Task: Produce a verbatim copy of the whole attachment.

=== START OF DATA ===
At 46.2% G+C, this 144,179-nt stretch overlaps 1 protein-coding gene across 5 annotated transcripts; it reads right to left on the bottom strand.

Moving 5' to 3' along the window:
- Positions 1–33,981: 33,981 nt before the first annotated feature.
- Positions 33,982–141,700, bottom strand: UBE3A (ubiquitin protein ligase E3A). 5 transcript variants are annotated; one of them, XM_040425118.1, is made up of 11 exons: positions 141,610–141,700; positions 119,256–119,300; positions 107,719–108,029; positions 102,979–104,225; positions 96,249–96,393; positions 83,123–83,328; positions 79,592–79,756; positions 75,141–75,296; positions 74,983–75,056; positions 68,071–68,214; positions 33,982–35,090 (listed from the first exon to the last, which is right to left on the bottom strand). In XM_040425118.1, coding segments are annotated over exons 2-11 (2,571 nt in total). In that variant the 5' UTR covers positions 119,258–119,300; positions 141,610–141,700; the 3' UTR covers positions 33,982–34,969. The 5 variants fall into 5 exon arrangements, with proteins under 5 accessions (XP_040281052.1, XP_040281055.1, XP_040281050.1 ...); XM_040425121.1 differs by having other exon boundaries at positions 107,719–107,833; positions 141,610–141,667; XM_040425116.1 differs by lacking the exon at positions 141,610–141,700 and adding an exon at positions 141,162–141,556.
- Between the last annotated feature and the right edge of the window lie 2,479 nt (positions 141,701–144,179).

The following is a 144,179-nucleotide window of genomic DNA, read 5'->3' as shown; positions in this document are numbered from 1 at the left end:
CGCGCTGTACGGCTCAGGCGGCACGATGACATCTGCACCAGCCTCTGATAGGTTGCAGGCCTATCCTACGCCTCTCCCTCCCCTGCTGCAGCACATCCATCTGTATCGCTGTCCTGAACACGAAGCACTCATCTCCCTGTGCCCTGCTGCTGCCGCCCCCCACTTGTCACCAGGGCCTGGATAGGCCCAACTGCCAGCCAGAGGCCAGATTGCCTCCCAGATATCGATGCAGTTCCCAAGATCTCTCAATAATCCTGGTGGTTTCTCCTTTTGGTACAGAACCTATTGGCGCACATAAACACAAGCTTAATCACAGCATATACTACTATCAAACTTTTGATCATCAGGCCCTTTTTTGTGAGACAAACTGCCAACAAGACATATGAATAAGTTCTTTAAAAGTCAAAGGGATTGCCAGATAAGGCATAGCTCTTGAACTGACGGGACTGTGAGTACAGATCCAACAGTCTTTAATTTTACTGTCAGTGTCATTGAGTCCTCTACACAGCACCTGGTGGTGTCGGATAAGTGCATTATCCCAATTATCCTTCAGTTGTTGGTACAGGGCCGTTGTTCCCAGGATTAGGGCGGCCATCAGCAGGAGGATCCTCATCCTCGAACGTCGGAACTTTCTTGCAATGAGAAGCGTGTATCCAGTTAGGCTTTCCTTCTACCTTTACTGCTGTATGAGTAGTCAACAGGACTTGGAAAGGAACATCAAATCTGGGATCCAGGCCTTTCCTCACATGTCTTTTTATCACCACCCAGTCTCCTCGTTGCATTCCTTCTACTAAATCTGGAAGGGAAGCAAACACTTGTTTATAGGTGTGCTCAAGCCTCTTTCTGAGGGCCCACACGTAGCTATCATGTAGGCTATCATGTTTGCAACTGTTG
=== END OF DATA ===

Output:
At 46.2% G+C, this 144,179-nt stretch overlaps 1 protein-coding gene across 5 annotated transcripts; it reads right to left on the bottom strand.

Moving 5' to 3' along the window:
- Positions 1–33,981: 33,981 nt before the first annotated feature.
- Positions 33,982–141,700, bottom strand: UBE3A (ubiquitin protein ligase E3A). 5 transcript variants are annotated; one of them, XM_040425118.1, is made up of 11 exons: positions 141,610–141,700; positions 119,256–119,300; positions 107,719–108,029; positions 102,979–104,225; positions 96,249–96,393; positions 83,123–83,328; positions 79,592–79,756; positions 75,141–75,296; positions 74,983–75,056; positions 68,071–68,214; positions 33,982–35,090 (listed from the first exon to the last, which is right to left on the bottom strand). In XM_040425118.1, coding segments are annotated over exons 2-11 (2,571 nt in total). In that variant the 5' UTR covers positions 119,258–119,300; positions 141,610–141,700; the 3' UTR covers positions 33,982–34,969. The 5 variants fall into 5 exon arrangements, with proteins under 5 accessions (XP_040281052.1, XP_040281055.1, XP_040281050.1 ...); XM_040425121.1 differs by having other exon boundaries at positions 107,719–107,833; positions 141,610–141,667; XM_040425116.1 differs by lacking the exon at positions 141,610–141,700 and adding an exon at positions 141,162–141,556.
- Between the last annotated feature and the right edge of the window lie 2,479 nt (positions 141,701–144,179).

The following is a 144,179-nucleotide window of genomic DNA, read 5'->3' as shown; positions in this document are numbered from 1 at the left end:
CGCGCTGTACGGCTCAGGCGGCACGATGACATCTGCACCAGCCTCTGATAGGTTGCAGGCCTATCCTACGCCTCTCCCTCCCCTGCTGCAGCACATCCATCTGTATCGCTGTCCTGAACACGAAGCACTCATCTCCCTGTGCCCTGCTGCTGCCGCCCCCCACTTGTCACCAGGGCCTGGATAGGCCCAACTGCCAGCCAGAGGCCAGATTGCCTCCCAGATATCGATGCAGTTCCCAAGATCTCTCAATAATCCTGGTGGTTTCTCCTTTTGGTACAGAACCTATTGGCGCACATAAACACAAGCTTAATCACAGCATATACTACTATCAAACTTTTGATCATCAGGCCCTTTTTTGTGAGACAAACTGCCAACAAGACATATGAATAAGTTCTTTAAAAGTCAAAGGGATTGCCAGATAAGGCATAGCTCTTGAACTGACGGGACTGTGAGTACAGATCCAACAGTCTTTAATTTTACTGTCAGTGTCATTGAGTCCTCTACACAGCACCTGGTGGTGTCGGATAAGTGCATTATCCCAATTATCCTTCAGTTGTTGGTACAGGGCCGTTGTTCCCAGGATTAGGGCGGCCATCAGCAGGAGGATCCTCATCCTCGAACGTCGGAACTTTCTTGCAATGAGAAGCGTGTATCCAGTTAGGCTTTCCTTCTACCTTTACTGCTGTATGAGTAGTCAACAGGACTTGGAAAGGAACATCAAATCTGGGATCCAGGCCTTTCCTCACATGTCTTTTTATCACCACCCAGTCTCCTCGTTGCATTCCTTCTACTAAATCTGGAAGGGAAGCAAACACTTGTTTATAGGTGTGCTCAAGCCTCTTTCTGAGGGCCCACACGTAGCTATCATGTAGGCTATCATGTTTGCAACTGTTG